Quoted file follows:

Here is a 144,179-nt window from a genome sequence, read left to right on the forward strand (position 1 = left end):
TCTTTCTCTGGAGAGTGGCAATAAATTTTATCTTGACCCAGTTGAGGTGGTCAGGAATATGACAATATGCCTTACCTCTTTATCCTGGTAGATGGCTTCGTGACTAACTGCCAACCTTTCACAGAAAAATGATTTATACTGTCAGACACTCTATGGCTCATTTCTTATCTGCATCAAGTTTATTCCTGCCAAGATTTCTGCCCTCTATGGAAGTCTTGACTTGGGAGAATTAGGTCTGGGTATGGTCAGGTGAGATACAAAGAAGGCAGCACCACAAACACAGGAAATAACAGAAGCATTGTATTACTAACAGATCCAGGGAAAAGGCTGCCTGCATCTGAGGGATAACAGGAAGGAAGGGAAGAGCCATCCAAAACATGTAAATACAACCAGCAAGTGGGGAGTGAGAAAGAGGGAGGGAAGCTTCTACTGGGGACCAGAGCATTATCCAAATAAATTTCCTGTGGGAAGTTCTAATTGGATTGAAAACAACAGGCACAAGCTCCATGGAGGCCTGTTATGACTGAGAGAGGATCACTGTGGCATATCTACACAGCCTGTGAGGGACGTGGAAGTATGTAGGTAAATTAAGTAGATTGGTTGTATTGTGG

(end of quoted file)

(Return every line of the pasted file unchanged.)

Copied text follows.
Here is a 144,179-nt window from a genome sequence, read left to right on the forward strand (position 1 = left end):
TCTTTCTCTGGAGAGTGGCAATAAATTTTATCTTGACCCAGTTGAGGTGGTCAGGAATATGACAATATGCCTTACCTCTTTATCCTGGTAGATGGCTTCGTGACTAACTGCCAACCTTTCACAGAAAAATGATTTATACTGTCAGACACTCTATGGCTCATTTCTTATCTGCATCAAGTTTATTCCTGCCAAGATTTCTGCCCTCTATGGAAGTCTTGACTTGGGAGAATTAGGTCTGGGTATGGTCAGGTGAGATACAAAGAAGGCAGCACCACAAACACAGGAAATAACAGAAGCATTGTATTACTAACAGATCCAGGGAAAAGGCTGCCTGCATCTGAGGGATAACAGGAAGGAAGGGAAGAGCCATCCAAAACATGTAAATACAACCAGCAAGTGGGGAGTGAGAAAGAGGGAGGGAAGCTTCTACTGGGGACCAGAGCATTATCCAAATAAATTTCCTGTGGGAAGTTCTAATTGGATTGAAAACAACAGGCACAAGCTCCATGGAGGCCTGTTATGACTGAGAGAGGATCACTGTGGCATATCTACACAGCCTGTGAGGGACGTGGAAGTATGTAGGTAAATTAAGTAGATTGGTTGTATTGTGG